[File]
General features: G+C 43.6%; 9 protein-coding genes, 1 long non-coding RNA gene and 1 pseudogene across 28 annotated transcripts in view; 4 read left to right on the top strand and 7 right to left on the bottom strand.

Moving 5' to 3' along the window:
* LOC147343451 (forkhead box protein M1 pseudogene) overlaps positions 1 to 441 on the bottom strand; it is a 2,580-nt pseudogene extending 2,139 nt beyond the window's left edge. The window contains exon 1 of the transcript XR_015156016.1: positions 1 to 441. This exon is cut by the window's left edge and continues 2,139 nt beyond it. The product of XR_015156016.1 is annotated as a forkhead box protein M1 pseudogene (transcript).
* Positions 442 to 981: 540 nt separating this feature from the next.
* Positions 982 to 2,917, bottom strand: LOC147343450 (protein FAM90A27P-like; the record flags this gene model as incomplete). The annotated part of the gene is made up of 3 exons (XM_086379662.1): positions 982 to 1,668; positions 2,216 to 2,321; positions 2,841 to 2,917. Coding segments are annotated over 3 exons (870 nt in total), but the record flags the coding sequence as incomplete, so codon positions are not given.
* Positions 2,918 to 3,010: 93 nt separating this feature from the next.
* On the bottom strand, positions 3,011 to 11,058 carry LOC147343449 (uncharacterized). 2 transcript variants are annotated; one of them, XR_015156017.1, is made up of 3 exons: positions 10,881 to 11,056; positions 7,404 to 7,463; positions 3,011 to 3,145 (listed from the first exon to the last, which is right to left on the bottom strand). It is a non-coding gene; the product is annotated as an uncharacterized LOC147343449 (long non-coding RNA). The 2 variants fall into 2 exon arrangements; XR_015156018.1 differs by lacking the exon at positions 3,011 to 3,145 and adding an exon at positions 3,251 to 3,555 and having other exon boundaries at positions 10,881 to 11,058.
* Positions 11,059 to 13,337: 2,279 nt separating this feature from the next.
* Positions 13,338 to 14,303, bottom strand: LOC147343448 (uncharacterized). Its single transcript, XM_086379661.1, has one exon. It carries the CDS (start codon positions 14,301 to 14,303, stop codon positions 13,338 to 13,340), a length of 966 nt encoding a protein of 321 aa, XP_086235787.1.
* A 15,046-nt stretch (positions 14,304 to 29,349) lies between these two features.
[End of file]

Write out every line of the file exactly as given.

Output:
General features: G+C 43.6%; 9 protein-coding genes, 1 long non-coding RNA gene and 1 pseudogene across 28 annotated transcripts in view; 4 read left to right on the top strand and 7 right to left on the bottom strand.

Moving 5' to 3' along the window:
* LOC147343451 (forkhead box protein M1 pseudogene) overlaps positions 1 to 441 on the bottom strand; it is a 2,580-nt pseudogene extending 2,139 nt beyond the window's left edge. The window contains exon 1 of the transcript XR_015156016.1: positions 1 to 441. This exon is cut by the window's left edge and continues 2,139 nt beyond it. The product of XR_015156016.1 is annotated as a forkhead box protein M1 pseudogene (transcript).
* Positions 442 to 981: 540 nt separating this feature from the next.
* Positions 982 to 2,917, bottom strand: LOC147343450 (protein FAM90A27P-like; the record flags this gene model as incomplete). The annotated part of the gene is made up of 3 exons (XM_086379662.1): positions 982 to 1,668; positions 2,216 to 2,321; positions 2,841 to 2,917. Coding segments are annotated over 3 exons (870 nt in total), but the record flags the coding sequence as incomplete, so codon positions are not given.
* Positions 2,918 to 3,010: 93 nt separating this feature from the next.
* On the bottom strand, positions 3,011 to 11,058 carry LOC147343449 (uncharacterized). 2 transcript variants are annotated; one of them, XR_015156017.1, is made up of 3 exons: positions 10,881 to 11,056; positions 7,404 to 7,463; positions 3,011 to 3,145 (listed from the first exon to the last, which is right to left on the bottom strand). It is a non-coding gene; the product is annotated as an uncharacterized LOC147343449 (long non-coding RNA). The 2 variants fall into 2 exon arrangements; XR_015156018.1 differs by lacking the exon at positions 3,011 to 3,145 and adding an exon at positions 3,251 to 3,555 and having other exon boundaries at positions 10,881 to 11,058.
* Positions 11,059 to 13,337: 2,279 nt separating this feature from the next.
* Positions 13,338 to 14,303, bottom strand: LOC147343448 (uncharacterized). Its single transcript, XM_086379661.1, has one exon. It carries the CDS (start codon positions 14,301 to 14,303, stop codon positions 13,338 to 13,340), a length of 966 nt encoding a protein of 321 aa, XP_086235787.1.
* A 15,046-nt stretch (positions 14,304 to 29,349) lies between these two features.